Leeper, a 2012 Paralympic medalist, sprints fast enough to be a contender for the U.S. Olympic team, should he be deemed eligible. A fifth-place finisher in the 400m at nationals usually makes an Olympic or world team for the 4x400m relay.

But when Leeper recorded that finish in Des Moines last summer, he was running under conditional allowance while his World Athletics case was ongoing. He was not ultimately selected to race at worlds last fall.

World Athletics said then that his nationals results would not be ratified because he had not proven that his legs did not provide “an overall competitive advantage over an athlete not using such aid.”

Leeper’s case is reminiscent of South African Oscar Pistorius.

Pistorius won a legal battle to race on his prosthetics at the 2011 World Championships and 2012 Olympics in the 400m with a personal best of 45.07. He was eliminated in the semifinals at both meets.

Leeper lowered his personal best to 44.38 seconds at nationals, a time that would have easily made the 2016 Olympic team.

“They keep changing the rules,” Leeper, who has been coached by, among others, Super Bowl champion wide receiver Willie Gault, said last summer. “For somebody to try to dictate and tell me how tall I should be or whatever I should be running on I think is just really unfair.”

In 2018, the International Paralympic Committee said Leeper was running on invalid blades for its record purposes because he had yet to be classified under a new maximum allowable standing height (MASH) formula.

Michael Norman, the world’s fastest 400m sprinter last year, said he had no issue racing with Leeper. But others in the past, when Pistorius became the first double amputee to race at worlds and the Olympics, said they wouldn’t have been so sure had Pistorius been running the kind of times that Leeper posted in recent years.

“Walk a mile in my legs,” Leeper said of those who believe he has a competitive advantage. “Understand the things that I go through as a double-leg amputee. There’s some days my legs are swollen, they’re sore, they’re bleeding, they’re bruised. I can’t even have the strength to put ’em on to walk to the bathroom.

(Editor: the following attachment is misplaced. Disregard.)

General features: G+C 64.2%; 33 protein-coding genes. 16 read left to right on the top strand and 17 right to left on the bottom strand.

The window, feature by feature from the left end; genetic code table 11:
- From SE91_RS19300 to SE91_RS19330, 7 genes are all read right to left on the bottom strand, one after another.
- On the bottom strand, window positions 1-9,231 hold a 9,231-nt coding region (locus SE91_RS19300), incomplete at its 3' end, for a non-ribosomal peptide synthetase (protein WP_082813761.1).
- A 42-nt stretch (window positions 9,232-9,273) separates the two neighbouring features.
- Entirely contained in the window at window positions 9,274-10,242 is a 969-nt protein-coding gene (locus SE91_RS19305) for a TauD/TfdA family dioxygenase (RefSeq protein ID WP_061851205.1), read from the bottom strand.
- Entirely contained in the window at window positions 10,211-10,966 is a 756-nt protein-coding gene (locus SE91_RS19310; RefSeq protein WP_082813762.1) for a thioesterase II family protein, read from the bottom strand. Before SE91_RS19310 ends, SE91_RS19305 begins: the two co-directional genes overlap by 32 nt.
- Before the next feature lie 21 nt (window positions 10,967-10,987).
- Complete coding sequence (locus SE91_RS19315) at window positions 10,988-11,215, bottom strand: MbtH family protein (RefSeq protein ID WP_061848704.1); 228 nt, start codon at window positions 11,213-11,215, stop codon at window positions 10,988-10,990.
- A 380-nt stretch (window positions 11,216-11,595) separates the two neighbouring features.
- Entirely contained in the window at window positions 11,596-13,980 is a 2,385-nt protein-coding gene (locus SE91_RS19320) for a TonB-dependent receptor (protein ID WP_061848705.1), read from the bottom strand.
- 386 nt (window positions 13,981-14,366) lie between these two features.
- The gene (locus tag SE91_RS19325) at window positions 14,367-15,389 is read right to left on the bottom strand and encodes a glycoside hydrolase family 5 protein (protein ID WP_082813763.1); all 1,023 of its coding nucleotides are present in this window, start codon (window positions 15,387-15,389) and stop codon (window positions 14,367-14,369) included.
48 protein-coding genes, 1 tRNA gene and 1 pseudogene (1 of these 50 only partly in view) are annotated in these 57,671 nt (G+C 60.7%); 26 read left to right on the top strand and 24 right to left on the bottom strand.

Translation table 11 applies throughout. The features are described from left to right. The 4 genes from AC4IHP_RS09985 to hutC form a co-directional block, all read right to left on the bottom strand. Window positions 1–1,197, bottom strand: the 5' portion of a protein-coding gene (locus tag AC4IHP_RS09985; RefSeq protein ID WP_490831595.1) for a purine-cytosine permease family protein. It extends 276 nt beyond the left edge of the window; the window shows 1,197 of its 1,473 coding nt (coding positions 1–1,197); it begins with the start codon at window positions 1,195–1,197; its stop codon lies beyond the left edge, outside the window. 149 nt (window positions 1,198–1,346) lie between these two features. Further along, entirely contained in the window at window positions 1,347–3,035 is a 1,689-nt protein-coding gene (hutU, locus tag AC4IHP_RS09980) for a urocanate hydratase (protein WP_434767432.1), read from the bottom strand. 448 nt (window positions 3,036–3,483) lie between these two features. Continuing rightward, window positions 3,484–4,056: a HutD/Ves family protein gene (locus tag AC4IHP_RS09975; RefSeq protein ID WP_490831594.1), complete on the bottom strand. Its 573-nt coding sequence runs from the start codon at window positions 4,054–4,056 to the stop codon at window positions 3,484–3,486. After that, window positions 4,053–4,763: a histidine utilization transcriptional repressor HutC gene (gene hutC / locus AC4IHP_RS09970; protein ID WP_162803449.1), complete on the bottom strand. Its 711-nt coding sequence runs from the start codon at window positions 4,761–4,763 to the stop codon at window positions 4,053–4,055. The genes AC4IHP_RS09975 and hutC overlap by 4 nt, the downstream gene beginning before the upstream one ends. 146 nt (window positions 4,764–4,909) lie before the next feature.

“Anybody that faces a disability, to actually look them in the face and say they have an advantage is just crazy to me. I guarantee if that’s the case, you’ll see a lot more people amputating their legs and coming and trying to qualify for the U.S. trials.”

Leeper was born without lower legs and has used prosthetics since he was a toddler. He earned 200m bronze and 400m silver (behind Pistorius) in his class at the 2012 London Paralympics, then served a cocaine ban.

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Chad le Clos seeks Sun Yang’s Olympic gold medal for doping case

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NAPLES, Italy (AP) — Chad le Clos believes he has a claim on Sun Yang’s gold medal from the Rio Olympics, with a verdict imminent on the Chinese swimmer’s latest doping case.

“He should be banned. It’s as simple as that,” Le Clos said in an interview with The Associated Press this week. “Anyone who tests positive should be banned. I should get my gold medal back from Rio.

“Not for the moment. I lost that. I don’t really care about that,” Le Clos added on Wednesday. “It’s just for my record. If I break my leg and I can’t swim again I want my record to say, ‘Two individual golds, two individual silvers.’ Because that’s what it should be.”

Le Clos’ Olympic record currently contains one gold medal and three silvers — including a second-place finish to Sun in the Rio Olympic 200m free

Odds are, though, that Sun won’t lose any Olympic titles when the Court of Arbitration for Sport issues its ruling over his alleged refusal to provide blood and urine in September 2018 in a visit by sample collectors to his home in China. During the late-night confrontation, a security guard used a hammer to smash a container holding Sun’s blood as the swimmer lit the scene with his mobile phone.

The World Anti-Doping Agency appealed after swimming federation FINA merely warned Sun and cited doubts about credentials shown by three sample collection officials.

A three-time Olympic champion, Sun could be banished from the sport for up to eight years but any ban likely won’t be backdated before September 2018 — meaning all of his Olympic medals seem safe.

But there’s also the fact that international swimming authorities worked to protect Sun from being banned, according to a Swiss supreme court document.

FINA has faced criticisms in the past for favoring Sun during his career. It did not announce Sun’s three-month ban for doping imposed by Chinese authorities until after it ended in 2014.

“I just hope the system and whatever we have is really accurate,” said Hungarian swimmer Katinka Hosszú, who won three golds in Rio. “I just hope the decisions they are making is fair and is for the sport and not for other reasons.”

The medals that Sun risks losing most are the two golds that he won at last year’s world championships in the 200m and 400m frees. At the event in Gwangju, South Korea, fellow medalists Mack Horton of Australia and Duncan Scott of Britain refused to stand with him on the podium.

Sun has denied any wrongdoing. Any ban imposed in the coming days would likely prevent him from competing at this year’s Tokyo Olympics.

“I have nothing against anybody. It’s not personal,” Le Clos said. “It’s just how the world should be. If you cheat or if you do something wrong, like if you false start, you get disqualified. It’s simple as that.”